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Geneva University Hospital Buys Robot Surgeons

The Geneva University Hospital system (HUG) is opening a school for robotic abdominal surgery in a bid to become a center of excellence for new medical and operating table techniques.

Robots are used in micro-invasive surgery, which does not require large sutures. This type of mini surgery means patients are not cut wide open, with their organ(s) exposed, like in Emergency Room.

The Da Vinci robot, built by the private company American Intuitive Surgical, is used in abdominal and urological surgery. The first training courses at the specialized center took place under the direction of Prof. Philippe Morel of the visceral surgery group at the HUG.

The Geneva University Hospital is seeking to train roughly 80 surgeons per year with the new technique. To this end, Geneva Hospital to Use Robots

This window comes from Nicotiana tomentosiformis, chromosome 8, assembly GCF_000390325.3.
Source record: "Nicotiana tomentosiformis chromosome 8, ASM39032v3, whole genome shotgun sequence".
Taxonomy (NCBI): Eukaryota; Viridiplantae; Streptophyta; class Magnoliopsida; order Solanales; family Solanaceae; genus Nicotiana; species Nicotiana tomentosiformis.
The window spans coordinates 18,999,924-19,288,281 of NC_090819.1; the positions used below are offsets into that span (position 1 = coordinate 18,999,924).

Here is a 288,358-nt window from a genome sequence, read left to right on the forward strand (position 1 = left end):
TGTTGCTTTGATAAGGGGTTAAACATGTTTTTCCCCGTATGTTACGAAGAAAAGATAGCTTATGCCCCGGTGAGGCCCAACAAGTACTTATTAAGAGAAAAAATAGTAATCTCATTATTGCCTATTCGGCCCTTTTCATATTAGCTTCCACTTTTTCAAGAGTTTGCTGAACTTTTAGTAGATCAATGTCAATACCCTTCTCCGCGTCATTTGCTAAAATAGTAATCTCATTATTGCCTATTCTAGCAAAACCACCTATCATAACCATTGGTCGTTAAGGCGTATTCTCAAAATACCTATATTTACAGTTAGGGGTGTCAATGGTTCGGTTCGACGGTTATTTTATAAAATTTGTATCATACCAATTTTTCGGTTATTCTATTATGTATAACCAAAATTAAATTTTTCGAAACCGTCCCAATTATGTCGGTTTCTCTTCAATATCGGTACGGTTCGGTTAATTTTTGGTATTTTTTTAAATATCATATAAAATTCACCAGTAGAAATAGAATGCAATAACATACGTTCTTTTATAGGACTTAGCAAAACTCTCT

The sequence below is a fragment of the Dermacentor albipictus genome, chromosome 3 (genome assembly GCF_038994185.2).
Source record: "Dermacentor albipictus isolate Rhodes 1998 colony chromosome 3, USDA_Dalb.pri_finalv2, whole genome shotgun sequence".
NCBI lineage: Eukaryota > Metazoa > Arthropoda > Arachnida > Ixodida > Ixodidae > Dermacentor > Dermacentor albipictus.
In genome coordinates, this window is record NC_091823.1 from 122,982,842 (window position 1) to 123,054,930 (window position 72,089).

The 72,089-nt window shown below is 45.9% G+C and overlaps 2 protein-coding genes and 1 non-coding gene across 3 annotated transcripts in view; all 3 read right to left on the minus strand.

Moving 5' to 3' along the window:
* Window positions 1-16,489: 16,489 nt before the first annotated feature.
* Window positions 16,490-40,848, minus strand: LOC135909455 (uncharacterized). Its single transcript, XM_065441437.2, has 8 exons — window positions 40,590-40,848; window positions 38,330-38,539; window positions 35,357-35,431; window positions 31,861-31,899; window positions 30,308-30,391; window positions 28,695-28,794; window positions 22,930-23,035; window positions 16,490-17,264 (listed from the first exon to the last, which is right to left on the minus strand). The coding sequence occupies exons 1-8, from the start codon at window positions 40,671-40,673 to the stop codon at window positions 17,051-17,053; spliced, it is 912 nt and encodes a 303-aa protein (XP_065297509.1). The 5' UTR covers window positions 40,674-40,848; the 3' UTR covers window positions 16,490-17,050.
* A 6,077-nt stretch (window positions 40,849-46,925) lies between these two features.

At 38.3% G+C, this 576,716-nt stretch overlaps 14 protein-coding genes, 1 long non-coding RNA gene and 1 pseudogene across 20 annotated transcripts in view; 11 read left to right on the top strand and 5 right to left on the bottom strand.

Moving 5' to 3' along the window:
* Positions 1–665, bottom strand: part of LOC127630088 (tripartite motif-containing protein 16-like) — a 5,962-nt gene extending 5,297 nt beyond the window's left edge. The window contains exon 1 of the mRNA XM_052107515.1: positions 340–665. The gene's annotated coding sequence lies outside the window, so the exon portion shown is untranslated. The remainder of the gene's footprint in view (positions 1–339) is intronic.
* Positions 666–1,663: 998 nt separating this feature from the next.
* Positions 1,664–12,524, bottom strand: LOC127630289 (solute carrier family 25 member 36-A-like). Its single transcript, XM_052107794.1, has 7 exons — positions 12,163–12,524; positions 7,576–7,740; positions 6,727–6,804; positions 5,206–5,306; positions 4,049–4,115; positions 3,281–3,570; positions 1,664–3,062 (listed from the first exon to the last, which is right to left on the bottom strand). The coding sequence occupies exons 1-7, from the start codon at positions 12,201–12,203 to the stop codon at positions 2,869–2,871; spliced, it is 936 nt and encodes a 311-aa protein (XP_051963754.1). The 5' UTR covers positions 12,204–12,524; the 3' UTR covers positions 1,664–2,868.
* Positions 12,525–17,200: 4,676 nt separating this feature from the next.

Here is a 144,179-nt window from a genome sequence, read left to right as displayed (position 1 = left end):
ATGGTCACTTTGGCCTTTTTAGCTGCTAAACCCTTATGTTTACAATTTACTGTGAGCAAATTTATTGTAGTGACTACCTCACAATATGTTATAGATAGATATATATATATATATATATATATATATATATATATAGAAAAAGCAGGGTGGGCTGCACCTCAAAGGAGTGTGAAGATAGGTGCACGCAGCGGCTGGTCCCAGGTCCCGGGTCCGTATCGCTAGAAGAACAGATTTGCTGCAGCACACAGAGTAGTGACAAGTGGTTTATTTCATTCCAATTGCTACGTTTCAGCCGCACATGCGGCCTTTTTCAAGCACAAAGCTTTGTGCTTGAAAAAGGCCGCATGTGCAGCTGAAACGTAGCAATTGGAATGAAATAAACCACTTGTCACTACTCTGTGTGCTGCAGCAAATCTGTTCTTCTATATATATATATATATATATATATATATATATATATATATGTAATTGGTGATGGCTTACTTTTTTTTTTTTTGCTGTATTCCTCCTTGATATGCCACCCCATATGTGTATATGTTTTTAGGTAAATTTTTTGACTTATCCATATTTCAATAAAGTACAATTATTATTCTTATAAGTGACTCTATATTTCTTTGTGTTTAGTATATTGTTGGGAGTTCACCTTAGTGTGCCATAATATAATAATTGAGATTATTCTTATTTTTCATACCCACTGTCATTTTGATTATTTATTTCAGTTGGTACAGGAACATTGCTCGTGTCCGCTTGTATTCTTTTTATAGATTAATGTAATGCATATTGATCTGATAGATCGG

they’ve bought another robot and will be teaching the procedure using two cadavers.

Some critics of the university hospital system are saying the cadavers are actually ex-patients from previously unsuccessful operations.

Robotic surgical procedures allow via a doctor to prepare his operation in fine detail using a simulation program in the robot.

From the patient’s perspective, the technique reduces the possibility of errors or complications and reduces the overall cost of the procedure (as well as reducing the number of days spent in hospital), pleasing both the Insurance companies who get lower bills, and patients who have less anxiety over inebriated surgeons.

Geneva has larger ambitions with the program, hoping to become a sort of hi-tech center for robotic surgical techniques. Serge Serro, the president of Federation des Nouvelles Technologies, points out that Romandy has specific competencies in micro technologies and which he believes can be leveraged, along with fruitful associations with other university hospitals.

The HUG has invested several million francs in the new robotic equipment, which has high-resolution 3-dimensional vision and provides highly detailed medical imaging, most of which was financed by gifts from patients to the HUG.

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